Linked by Thom Holwerda on Sun 8th Jul 2012 17:54 UTC
Google Fantastic initiative by Google. Anna Peirano details: "Google is launching a new campaign called 'Legalize Love' with the intention of inspiring countries to legalize marriage for lesbian, gay, and bisexual people around the world. The 'Legalize Love' campaign officially launches in Poland and Singapore on Saturday, July 7th. Google intends to eventually expand the initiative to every country where the company has an office, and will focus on places with homophobic cultures, where anti-gay laws exist." As proud as I am of living in the first country to legalise same-sex marriage, it's easy to forget we only did so in 2000. Also, it's about time the large technology companies of the world started using their power, reach, and money to do good. Hopefully, this initiative will transcend company boundaries, uniting them behind a common, noble goal.
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Another step towards equality....
by Fusion on Sun 8th Jul 2012 23:14 UTC
Fusion
Member since:
2005-07-18

This is not merely a political maneuver; supporting civil rights makes EXCELLENT BUSINESS SENSE for Google. Inclusive work environments (not just by company policy but state law) naturally attract the greatest pools of talent. A prospective employee is likely to opt for residing and working wherever their family unit will be best protected.

>>>>"Sexual orientation is a private thing. People don't have to go to streets and shout out "I'm gay", just as they don't go to streets to shout "I'm heterosexual!". To me parades and this whole scream is unnecessary noise. I understand that some people are just not tolerant, but you can't change them this way. They won't believe you are normal [just like them] if you're gonna dress like a crazy man shouting some rediculous things unrelated to the whole problem od the actual discrimination."<<<<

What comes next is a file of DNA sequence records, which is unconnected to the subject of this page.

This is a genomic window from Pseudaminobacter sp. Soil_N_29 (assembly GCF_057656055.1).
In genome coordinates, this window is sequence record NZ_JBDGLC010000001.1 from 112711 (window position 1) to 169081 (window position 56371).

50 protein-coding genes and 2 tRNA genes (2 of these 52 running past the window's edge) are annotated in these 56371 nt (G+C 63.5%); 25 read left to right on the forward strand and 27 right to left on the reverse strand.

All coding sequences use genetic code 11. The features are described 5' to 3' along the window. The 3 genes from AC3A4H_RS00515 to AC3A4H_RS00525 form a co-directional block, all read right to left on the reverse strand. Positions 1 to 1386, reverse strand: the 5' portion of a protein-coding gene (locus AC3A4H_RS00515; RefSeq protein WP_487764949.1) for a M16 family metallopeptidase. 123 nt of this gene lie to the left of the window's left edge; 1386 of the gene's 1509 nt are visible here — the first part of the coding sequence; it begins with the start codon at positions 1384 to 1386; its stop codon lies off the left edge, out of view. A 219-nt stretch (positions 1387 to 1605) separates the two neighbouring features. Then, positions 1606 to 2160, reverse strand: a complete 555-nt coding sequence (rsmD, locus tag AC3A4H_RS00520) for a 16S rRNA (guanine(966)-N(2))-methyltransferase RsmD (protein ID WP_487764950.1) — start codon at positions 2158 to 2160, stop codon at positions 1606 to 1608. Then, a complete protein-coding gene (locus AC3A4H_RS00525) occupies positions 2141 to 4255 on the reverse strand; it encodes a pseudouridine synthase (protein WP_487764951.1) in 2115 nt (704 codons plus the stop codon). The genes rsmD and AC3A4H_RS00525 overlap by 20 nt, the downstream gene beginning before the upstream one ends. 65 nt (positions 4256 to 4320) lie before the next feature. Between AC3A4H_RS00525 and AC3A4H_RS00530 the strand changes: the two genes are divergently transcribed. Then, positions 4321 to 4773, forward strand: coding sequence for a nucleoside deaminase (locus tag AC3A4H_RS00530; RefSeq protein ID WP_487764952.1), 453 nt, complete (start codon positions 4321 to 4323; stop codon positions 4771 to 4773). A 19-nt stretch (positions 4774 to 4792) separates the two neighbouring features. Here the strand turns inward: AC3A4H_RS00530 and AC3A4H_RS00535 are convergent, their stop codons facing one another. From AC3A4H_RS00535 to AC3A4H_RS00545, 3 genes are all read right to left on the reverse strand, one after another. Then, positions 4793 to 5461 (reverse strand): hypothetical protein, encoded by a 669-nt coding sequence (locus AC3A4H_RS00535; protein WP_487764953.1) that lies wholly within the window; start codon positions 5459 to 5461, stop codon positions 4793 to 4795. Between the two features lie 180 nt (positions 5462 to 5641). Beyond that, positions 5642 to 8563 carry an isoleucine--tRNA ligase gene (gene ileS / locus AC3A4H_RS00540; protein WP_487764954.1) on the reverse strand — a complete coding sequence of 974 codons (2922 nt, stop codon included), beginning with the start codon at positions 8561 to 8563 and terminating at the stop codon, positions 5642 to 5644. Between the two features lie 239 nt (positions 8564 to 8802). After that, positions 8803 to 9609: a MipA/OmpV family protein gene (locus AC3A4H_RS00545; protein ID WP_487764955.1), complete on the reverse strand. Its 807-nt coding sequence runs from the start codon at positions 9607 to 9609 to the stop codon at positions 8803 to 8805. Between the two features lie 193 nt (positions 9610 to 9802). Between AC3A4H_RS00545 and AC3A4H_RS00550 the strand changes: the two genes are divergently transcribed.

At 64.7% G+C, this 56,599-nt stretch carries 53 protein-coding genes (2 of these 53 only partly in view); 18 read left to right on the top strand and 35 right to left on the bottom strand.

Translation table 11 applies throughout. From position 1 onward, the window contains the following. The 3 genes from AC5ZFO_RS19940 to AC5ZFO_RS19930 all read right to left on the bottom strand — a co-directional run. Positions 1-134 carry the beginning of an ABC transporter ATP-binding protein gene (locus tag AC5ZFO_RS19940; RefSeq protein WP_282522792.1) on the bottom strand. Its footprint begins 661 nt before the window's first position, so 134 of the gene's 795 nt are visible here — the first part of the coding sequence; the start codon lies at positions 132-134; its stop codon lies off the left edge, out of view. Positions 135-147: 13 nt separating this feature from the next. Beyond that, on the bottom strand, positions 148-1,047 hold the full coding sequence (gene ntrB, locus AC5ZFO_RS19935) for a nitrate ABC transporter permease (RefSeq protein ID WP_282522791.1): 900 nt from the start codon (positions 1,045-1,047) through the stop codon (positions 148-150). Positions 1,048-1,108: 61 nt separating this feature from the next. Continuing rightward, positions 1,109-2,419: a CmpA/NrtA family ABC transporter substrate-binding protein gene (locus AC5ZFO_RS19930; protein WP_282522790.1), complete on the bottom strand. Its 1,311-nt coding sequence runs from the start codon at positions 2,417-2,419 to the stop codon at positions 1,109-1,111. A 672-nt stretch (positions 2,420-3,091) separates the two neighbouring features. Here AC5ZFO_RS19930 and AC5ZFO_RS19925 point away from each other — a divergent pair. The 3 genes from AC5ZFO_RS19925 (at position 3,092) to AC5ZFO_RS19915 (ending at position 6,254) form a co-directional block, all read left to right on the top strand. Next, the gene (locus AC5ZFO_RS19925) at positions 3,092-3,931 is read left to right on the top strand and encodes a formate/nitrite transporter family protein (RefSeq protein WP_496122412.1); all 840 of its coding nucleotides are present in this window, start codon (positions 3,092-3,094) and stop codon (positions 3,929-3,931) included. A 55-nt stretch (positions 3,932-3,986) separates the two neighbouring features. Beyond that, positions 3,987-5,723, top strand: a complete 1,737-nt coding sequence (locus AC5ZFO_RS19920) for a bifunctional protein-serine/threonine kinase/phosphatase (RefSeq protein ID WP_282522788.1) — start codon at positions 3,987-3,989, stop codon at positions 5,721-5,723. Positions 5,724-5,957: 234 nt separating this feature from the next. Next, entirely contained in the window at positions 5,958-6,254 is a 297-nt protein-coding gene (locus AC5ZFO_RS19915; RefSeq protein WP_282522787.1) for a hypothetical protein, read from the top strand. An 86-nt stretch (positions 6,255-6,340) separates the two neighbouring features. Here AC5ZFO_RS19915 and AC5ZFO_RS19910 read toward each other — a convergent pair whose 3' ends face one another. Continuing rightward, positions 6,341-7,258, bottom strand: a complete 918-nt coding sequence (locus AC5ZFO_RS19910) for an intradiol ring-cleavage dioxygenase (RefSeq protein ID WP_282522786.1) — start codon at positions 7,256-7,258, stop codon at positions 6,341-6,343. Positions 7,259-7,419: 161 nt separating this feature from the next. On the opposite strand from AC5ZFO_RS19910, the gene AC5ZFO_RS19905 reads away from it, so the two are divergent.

First, sexual orientation is not a private thing. Try telling that to the suicidal high school boy who gets shoved into his locker, beaten, and threatened daily merely because he is *perceived* to be gay. People don't go out into the streets and shout "I'm heterosexual" because that is always assumed by and for the majority of persons. Minorities (e.g., PR, African, Chicano, LGBT, etc.), on the other hand, have loud conspicuous pride festivals to raise and SUSTAIN awareness... sending a collective message that they "won't be ashamed" and celebrating an aspect of their identity. Visibility of these festivals help support youths who happen to be growing up in less hospitable climates.... they also help younger generations internalize acceptance and thus actually do address the core of descrimination.

As for wanting others to believe you're "normal," the 1950s Mattachine Society and Daughters of Bilitis tried the "we're just like you" approach. The problem is, de-emphasizing your points of difference only helps substantiate those traits inferiority and disfavor. We're all different, and being different *IS* normal... we as a people need to celebrate our differences, and stop listening to rhetoric and bigotry disguised as faith. Hats off to Google for giving their collective support to a worthy cause!

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